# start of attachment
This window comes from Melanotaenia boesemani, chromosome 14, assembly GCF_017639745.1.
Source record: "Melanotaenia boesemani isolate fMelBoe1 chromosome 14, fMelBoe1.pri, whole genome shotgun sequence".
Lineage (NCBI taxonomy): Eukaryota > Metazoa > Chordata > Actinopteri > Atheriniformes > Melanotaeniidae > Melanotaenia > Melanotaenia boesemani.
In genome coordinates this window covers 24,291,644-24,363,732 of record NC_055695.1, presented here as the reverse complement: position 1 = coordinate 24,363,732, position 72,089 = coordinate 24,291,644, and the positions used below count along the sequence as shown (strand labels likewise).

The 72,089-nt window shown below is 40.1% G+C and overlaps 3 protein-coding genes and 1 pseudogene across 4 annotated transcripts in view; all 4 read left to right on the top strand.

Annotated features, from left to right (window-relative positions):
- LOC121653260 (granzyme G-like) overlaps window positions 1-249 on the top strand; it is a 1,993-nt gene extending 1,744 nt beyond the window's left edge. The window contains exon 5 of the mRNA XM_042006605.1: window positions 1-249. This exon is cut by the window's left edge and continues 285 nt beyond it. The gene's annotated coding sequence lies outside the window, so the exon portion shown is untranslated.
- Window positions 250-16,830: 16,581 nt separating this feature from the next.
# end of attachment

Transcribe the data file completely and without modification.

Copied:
This window comes from Melanotaenia boesemani, chromosome 14, assembly GCF_017639745.1.
Source record: "Melanotaenia boesemani isolate fMelBoe1 chromosome 14, fMelBoe1.pri, whole genome shotgun sequence".
Lineage (NCBI taxonomy): Eukaryota > Metazoa > Chordata > Actinopteri > Atheriniformes > Melanotaeniidae > Melanotaenia > Melanotaenia boesemani.
In genome coordinates this window covers 24,291,644-24,363,732 of record NC_055695.1, presented here as the reverse complement: position 1 = coordinate 24,363,732, position 72,089 = coordinate 24,291,644, and the positions used below count along the sequence as shown (strand labels likewise).

The 72,089-nt window shown below is 40.1% G+C and overlaps 3 protein-coding genes and 1 pseudogene across 4 annotated transcripts in view; all 4 read left to right on the top strand.

Annotated features, from left to right (window-relative positions):
- LOC121653260 (granzyme G-like) overlaps window positions 1-249 on the top strand; it is a 1,993-nt gene extending 1,744 nt beyond the window's left edge. The window contains exon 5 of the mRNA XM_042006605.1: window positions 1-249. This exon is cut by the window's left edge and continues 285 nt beyond it. The gene's annotated coding sequence lies outside the window, so the exon portion shown is untranslated.
- Window positions 250-16,830: 16,581 nt separating this feature from the next.